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Old September 08, 2009, 04:41 PM
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Carne

When I was in Uruguay this summer, I stayed with a friend who is a high school English teacher. Her English is exceptional - better even than mine most of the time.

At one point, we were eating some "asado" (a style of preparing meat, usually done with a variety of meats...) She asked me if I wanted more meat. I was full, so I said "no". Then she asked me if I want some chicken. I was totally confused.

As we talked about it, we realized it was a mutual misunderstanding. I always thought that "carne" (in Spanish) meant any kind of "meat" (meaning anything that was ever living and breathing, including beef, foul, seafood, lamb, pork, etc.) SHE always thought that "meat" (in English) meant what I would just call "red meat" (essentially beef).

It was an interesting conversation, and I have had that thought verified by other Latin American friends: "carne" means "red meat" and there are other specific names for other kinds of meat: "pollo", "marisco", etc.

Today I was listening to a Spanish-learning podcast. This podcast is done by some Scottish English-speakers who are using Spain-Spanish. They were talking about foods that you can order at a restaurant, and they said that "carne" means "meat" ... and they went on to say that if you want to be specific, you can say "carne rojo" for "red meat". Really?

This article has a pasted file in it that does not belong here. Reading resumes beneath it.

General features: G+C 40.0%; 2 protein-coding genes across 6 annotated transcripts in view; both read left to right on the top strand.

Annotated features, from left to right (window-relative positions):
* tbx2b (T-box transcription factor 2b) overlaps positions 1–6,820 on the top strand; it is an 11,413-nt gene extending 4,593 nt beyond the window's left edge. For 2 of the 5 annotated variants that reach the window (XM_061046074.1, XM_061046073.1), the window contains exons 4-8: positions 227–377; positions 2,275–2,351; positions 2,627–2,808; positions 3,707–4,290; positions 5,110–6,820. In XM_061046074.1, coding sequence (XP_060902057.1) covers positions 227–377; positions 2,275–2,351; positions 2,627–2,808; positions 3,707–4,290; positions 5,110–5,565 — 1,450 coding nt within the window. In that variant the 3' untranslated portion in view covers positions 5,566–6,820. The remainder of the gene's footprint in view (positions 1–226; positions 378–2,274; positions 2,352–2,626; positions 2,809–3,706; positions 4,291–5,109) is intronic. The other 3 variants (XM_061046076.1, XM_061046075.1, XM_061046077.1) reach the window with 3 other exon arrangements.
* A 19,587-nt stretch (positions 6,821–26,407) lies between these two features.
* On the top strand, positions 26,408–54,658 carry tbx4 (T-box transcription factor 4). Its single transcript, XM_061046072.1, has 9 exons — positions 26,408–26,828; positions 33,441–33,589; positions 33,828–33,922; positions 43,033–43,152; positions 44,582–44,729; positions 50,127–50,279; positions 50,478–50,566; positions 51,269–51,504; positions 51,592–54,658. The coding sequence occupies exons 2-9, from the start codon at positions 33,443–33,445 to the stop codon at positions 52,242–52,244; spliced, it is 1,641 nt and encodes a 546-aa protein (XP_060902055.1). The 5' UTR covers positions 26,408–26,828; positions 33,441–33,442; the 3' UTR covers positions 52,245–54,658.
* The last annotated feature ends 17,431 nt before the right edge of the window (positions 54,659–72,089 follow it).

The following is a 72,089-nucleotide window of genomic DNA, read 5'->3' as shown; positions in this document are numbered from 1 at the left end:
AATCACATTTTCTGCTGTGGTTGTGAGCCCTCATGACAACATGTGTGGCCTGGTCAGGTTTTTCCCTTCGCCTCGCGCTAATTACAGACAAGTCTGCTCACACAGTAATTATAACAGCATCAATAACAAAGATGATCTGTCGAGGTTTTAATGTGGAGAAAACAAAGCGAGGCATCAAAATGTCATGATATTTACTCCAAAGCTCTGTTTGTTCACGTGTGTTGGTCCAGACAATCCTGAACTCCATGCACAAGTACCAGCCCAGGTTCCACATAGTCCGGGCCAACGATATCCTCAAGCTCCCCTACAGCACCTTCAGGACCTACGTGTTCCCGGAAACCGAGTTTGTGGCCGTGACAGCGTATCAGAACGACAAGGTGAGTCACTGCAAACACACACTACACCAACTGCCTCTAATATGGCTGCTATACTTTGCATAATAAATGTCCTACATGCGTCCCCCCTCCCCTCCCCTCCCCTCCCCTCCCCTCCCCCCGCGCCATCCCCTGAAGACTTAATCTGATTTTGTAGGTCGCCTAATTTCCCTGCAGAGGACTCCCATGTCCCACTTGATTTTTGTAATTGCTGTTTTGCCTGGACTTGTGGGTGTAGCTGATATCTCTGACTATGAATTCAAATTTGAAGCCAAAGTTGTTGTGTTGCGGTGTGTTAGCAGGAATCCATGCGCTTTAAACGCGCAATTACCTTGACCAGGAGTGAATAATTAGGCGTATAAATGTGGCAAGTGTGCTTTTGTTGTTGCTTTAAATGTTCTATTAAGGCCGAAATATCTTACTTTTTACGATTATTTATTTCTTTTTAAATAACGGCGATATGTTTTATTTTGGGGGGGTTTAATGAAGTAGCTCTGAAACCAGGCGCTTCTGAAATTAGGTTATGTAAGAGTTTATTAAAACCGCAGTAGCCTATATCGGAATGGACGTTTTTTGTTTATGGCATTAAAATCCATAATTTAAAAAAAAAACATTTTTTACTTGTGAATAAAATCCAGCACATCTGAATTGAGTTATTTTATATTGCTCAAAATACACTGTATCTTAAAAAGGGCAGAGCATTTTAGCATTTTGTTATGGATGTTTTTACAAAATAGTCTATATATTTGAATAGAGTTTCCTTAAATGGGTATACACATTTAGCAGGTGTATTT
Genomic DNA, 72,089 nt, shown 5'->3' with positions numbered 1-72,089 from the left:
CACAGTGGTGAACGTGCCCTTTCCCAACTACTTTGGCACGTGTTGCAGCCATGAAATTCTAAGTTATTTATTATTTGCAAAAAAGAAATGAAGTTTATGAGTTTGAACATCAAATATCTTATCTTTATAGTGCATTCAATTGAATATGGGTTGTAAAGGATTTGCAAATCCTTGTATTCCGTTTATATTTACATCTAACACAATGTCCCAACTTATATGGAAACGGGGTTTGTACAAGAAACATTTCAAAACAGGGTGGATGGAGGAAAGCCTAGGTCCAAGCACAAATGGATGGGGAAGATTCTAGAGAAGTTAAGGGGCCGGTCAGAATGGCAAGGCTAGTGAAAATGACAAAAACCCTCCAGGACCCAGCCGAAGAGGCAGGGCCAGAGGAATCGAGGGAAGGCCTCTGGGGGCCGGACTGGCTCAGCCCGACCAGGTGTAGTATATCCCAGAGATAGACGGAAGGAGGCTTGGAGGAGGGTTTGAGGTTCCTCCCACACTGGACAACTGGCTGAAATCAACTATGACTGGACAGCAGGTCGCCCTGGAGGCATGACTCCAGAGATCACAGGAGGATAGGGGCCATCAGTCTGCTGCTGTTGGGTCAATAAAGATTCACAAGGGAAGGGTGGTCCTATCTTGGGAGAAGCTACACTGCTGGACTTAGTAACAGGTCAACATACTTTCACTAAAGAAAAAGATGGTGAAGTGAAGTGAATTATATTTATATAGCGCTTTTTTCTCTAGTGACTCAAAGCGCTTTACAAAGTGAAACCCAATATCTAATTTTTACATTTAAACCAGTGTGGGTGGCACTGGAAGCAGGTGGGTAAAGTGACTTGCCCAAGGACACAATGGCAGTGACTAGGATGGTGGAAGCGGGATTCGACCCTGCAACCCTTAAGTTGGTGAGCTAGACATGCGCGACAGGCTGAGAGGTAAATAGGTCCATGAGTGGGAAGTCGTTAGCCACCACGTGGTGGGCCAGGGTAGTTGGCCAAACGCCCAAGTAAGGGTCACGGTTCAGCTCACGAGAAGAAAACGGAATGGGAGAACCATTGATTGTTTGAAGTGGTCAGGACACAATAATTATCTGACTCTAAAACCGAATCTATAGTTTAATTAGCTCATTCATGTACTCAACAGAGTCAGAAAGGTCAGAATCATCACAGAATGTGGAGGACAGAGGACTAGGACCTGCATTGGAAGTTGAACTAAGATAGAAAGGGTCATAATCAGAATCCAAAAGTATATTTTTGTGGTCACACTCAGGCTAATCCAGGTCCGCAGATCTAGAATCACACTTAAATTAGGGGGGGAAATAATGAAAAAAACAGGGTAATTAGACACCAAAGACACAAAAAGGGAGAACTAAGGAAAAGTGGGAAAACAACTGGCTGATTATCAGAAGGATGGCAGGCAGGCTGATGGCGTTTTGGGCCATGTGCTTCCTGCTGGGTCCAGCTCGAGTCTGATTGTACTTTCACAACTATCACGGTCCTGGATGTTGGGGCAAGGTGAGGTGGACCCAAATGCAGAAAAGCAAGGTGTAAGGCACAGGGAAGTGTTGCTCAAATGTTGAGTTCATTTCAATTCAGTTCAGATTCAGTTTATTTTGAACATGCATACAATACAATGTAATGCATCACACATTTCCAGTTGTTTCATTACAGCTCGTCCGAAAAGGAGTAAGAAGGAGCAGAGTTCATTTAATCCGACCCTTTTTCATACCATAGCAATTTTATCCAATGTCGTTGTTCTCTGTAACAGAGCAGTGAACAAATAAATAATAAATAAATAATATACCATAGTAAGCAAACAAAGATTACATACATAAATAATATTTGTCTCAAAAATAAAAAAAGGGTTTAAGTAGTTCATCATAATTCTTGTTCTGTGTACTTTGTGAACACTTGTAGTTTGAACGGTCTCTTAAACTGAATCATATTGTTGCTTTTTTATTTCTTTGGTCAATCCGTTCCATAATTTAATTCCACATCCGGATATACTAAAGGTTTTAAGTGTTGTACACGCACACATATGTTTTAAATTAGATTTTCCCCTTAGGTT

So my question is: is "carne rojo" something specific to Spain? Or is it used in Latin America, too? If so, isn't that redundant, if "carne" really only refers to beef anyway?

THANKS!!
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  #2  
Old September 08, 2009, 04:59 PM
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No estoy de acuerdo.
Aquí todo el mundo entiende "carne" como "carne roja"(de vaca), tenes razón, pero insisto en que ESTA MAL. Vivo todos los días corrigiendo eso. Cuando alguien dice que es vegetariano no dice "no como pollo, carne roja(o carne de res, o carne de vaca, como se quiera decir), no como pescado, etc..." se dice directamente "no como carne" (I don't eat meat). Es solo que el pueblo arraigo esa horrenda costumbre que solo evitan los atentos.
Por lo menos yo, más que un modismo, lo tomo como un error.
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Old September 08, 2009, 05:04 PM
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That is interesting, Ookami. My Uruguayan friend and her husband are both highly educated. They were honestly surprised at our conversation. Is it possibly something regional? My friends live in Rivera.....
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Old September 08, 2009, 05:25 PM
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No, it isn't something regional, in Argentina is like in Uruguay. (I had been to Rivera too :P, well, I had travel all around uruguay with school...)
But, if you like something more neutral, carne means "meat" and "red meat/caw meat"..
I have to admit, is a lot more comfortable to say "carne" than "carne roja" or "carne de vaca" or "carne de res"...

¿Vas a comer más carne hoy?
Are you going to eat more meat today?

Dame un poco más de carne.
Give me some more beef.

Dame un poco más de pollo.
Give me some more chicken.